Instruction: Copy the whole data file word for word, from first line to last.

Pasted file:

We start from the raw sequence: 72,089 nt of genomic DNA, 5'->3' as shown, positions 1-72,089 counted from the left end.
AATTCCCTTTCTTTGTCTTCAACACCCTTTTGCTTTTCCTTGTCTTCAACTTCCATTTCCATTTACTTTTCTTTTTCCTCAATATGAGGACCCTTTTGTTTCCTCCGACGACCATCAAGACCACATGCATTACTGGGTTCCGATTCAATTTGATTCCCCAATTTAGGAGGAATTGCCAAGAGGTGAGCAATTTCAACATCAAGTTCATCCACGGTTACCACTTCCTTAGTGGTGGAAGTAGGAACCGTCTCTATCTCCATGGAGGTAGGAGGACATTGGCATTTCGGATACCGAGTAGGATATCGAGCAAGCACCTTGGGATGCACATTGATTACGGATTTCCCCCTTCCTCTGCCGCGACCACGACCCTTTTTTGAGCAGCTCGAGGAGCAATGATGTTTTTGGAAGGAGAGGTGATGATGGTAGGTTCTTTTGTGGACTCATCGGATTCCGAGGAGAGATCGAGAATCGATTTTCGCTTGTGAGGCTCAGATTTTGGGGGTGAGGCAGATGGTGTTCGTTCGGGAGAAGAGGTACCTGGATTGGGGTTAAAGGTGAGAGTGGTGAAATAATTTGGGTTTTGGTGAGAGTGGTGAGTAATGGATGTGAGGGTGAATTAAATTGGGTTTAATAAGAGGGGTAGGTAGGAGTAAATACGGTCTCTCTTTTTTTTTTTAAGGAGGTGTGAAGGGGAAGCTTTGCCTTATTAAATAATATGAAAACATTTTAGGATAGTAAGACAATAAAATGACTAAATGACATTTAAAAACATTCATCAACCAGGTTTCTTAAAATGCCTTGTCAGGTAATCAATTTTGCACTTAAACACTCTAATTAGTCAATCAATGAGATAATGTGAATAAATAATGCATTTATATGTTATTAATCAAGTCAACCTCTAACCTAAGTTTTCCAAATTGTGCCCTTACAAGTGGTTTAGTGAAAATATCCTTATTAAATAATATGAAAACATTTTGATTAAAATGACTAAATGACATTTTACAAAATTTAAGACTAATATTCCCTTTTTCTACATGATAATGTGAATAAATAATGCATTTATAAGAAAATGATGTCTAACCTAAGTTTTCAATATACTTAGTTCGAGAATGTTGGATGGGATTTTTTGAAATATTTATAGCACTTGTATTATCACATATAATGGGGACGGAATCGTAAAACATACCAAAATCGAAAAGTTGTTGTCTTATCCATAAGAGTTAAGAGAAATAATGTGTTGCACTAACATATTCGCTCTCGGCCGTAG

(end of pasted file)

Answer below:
We start from the raw sequence: 72,089 nt of genomic DNA, 5'->3' as shown, positions 1-72,089 counted from the left end.
AATTCCCTTTCTTTGTCTTCAACACCCTTTTGCTTTTCCTTGTCTTCAACTTCCATTTCCATTTACTTTTCTTTTTCCTCAATATGAGGACCCTTTTGTTTCCTCCGACGACCATCAAGACCACATGCATTACTGGGTTCCGATTCAATTTGATTCCCCAATTTAGGAGGAATTGCCAAGAGGTGAGCAATTTCAACATCAAGTTCATCCACGGTTACCACTTCCTTAGTGGTGGAAGTAGGAACCGTCTCTATCTCCATGGAGGTAGGAGGACATTGGCATTTCGGATACCGAGTAGGATATCGAGCAAGCACCTTGGGATGCACATTGATTACGGATTTCCCCCTTCCTCTGCCGCGACCACGACCCTTTTTTGAGCAGCTCGAGGAGCAATGATGTTTTTGGAAGGAGAGGTGATGATGGTAGGTTCTTTTGTGGACTCATCGGATTCCGAGGAGAGATCGAGAATCGATTTTCGCTTGTGAGGCTCAGATTTTGGGGGTGAGGCAGATGGTGTTCGTTCGGGAGAAGAGGTACCTGGATTGGGGTTAAAGGTGAGAGTGGTGAAATAATTTGGGTTTTGGTGAGAGTGGTGAGTAATGGATGTGAGGGTGAATTAAATTGGGTTTAATAAGAGGGGTAGGTAGGAGTAAATACGGTCTCTCTTTTTTTTTTTAAGGAGGTGTGAAGGGGAAGCTTTGCCTTATTAAATAATATGAAAACATTTTAGGATAGTAAGACAATAAAATGACTAAATGACATTTAAAAACATTCATCAACCAGGTTTCTTAAAATGCCTTGTCAGGTAATCAATTTTGCACTTAAACACTCTAATTAGTCAATCAATGAGATAATGTGAATAAATAATGCATTTATATGTTATTAATCAAGTCAACCTCTAACCTAAGTTTTCCAAATTGTGCCCTTACAAGTGGTTTAGTGAAAATATCCTTATTAAATAATATGAAAACATTTTGATTAAAATGACTAAATGACATTTTACAAAATTTAAGACTAATATTCCCTTTTTCTACATGATAATGTGAATAAATAATGCATTTATAAGAAAATGATGTCTAACCTAAGTTTTCAATATACTTAGTTCGAGAATGTTGGATGGGATTTTTTGAAATATTTATAGCACTTGTATTATCACATATAATGGGGACGGAATCGTAAAACATACCAAAATCGAAAAGTTGTTGTCTTATCCATAAGAGTTAAGAGAAATAATGTGTTGCACTAACATATTCGCTCTCGGCCGTAG